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Short-term Sharing Is Caring


This article is published in collaboration with Statista

by Florian Zandt


The coronavirus pandemic has affected almost every aspect of daily life, from day-to-day consumption to political and societal course changes. One of the segments that largely experienced growth instead of a decline in 2020 is the short-term shared mobility service market. Data from our Statista Mobility Outlook shows that bike sharing in particular has drastically its revenue compared to 2019.


With proceeds rising from $5 billion to roughly $6.6 billion, this specific branch of short-term sharing saw an increase of 32 percent last year. Bike sharing is also by far the most-used on-demand mobility service worldwide with roughly 669 million people using a shared bicycle in 2020. With tighter government regulations and a general hesitation of the public to use transport services with enclosed spaces, it's no surprise that car sharing revenue went down by over $2 billion when comparing 2019 to 2020. What's more surprising: As of 2020, e-scooter services like Lime or Tier were used by more people than car sharing services. Still, this segment of the mobility sector only contributed roughly $1 billion or 6 percent of the total short-term sharing market revenue in the past year, although researchers are already looking at how to best integrate these kinds of micro services into urban infrastructure planning.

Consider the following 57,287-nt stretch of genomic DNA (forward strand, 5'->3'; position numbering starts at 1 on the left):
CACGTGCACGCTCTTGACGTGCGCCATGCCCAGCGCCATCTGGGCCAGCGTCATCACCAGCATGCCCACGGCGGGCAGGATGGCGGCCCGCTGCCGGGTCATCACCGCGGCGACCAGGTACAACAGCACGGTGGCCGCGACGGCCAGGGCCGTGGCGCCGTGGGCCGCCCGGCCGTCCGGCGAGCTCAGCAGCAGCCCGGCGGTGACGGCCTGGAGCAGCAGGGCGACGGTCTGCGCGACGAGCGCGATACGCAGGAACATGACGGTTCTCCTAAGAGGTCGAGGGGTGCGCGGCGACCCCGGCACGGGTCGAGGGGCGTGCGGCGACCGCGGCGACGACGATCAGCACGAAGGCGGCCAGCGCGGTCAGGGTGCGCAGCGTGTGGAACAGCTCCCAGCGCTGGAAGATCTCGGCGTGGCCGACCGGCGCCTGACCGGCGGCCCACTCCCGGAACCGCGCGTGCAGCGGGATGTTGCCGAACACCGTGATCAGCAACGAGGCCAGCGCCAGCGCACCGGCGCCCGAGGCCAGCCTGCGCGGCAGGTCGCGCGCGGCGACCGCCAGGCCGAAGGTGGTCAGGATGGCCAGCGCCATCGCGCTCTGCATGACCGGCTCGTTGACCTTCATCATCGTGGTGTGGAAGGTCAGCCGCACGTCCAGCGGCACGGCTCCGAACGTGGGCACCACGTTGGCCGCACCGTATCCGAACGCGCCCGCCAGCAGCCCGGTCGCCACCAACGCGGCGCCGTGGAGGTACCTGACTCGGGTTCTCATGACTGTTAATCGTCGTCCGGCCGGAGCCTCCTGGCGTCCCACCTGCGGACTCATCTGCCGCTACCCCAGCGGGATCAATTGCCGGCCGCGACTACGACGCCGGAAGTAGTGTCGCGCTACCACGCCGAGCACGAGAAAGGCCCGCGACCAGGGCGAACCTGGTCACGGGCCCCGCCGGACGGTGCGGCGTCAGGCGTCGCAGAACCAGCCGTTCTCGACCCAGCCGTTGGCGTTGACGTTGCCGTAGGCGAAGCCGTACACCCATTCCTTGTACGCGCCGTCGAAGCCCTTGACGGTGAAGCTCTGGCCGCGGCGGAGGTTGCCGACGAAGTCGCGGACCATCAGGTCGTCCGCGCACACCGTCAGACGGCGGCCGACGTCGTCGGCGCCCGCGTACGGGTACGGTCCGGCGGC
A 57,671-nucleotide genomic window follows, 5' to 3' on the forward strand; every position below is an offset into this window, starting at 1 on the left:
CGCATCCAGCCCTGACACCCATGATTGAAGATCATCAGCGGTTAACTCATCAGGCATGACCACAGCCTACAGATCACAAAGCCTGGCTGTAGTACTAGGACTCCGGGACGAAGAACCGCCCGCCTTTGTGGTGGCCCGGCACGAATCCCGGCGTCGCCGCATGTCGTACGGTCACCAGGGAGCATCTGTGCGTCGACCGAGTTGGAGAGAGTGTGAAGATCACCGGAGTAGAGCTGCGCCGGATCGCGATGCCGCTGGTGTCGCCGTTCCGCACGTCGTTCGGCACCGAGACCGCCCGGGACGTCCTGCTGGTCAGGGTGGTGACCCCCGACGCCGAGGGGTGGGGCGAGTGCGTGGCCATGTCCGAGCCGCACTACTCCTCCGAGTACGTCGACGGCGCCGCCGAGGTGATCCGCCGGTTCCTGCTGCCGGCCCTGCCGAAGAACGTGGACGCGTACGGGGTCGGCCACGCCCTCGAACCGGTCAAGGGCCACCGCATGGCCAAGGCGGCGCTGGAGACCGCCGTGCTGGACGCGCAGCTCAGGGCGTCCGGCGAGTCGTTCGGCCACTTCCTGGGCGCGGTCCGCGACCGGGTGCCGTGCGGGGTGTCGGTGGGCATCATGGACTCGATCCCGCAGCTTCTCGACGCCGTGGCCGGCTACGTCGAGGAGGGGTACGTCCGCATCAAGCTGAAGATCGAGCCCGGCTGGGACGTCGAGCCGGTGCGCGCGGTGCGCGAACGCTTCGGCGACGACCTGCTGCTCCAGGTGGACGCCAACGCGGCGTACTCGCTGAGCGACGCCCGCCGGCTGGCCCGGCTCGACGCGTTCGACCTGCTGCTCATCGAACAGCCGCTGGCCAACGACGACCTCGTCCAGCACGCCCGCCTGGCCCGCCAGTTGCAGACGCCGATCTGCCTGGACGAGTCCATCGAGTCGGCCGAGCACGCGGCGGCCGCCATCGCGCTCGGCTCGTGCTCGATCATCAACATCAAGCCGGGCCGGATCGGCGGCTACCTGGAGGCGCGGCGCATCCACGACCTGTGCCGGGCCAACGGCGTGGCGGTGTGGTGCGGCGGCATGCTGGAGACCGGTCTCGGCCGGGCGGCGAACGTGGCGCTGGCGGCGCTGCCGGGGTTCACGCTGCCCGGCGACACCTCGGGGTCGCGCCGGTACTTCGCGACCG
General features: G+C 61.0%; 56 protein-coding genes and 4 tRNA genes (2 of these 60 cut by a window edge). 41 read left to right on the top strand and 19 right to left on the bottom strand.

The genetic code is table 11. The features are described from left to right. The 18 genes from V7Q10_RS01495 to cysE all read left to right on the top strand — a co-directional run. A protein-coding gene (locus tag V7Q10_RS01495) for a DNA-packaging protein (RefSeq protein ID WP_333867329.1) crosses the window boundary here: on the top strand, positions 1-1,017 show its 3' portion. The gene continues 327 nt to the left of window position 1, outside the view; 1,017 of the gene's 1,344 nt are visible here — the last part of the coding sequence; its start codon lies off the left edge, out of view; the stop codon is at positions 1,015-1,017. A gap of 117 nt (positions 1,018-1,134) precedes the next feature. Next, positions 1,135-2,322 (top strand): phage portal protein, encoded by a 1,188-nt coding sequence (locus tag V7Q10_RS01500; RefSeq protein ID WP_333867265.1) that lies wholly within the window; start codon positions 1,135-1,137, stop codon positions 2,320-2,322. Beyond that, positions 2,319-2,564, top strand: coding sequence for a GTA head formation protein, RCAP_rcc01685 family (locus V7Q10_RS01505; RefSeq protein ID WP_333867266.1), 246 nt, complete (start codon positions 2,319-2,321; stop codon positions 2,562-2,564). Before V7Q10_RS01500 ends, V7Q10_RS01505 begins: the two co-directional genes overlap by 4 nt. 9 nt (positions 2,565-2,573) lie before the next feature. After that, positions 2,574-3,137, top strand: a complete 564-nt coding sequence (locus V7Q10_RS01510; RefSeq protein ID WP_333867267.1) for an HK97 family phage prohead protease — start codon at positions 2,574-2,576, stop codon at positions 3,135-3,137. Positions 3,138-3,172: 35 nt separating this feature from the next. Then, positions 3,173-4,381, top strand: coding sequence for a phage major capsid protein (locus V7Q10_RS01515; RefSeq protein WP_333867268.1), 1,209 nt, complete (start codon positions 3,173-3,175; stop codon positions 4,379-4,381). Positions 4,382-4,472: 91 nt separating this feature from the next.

Even after the expected pandemic slump of 2020, the mobility market is expected to grow steadily over the next couple of years. Flights, ride-hailing and public transportation excluding trains made up the majority of the $752 billion of revenue generated in 2020 by an estimated four billion users around the globe.


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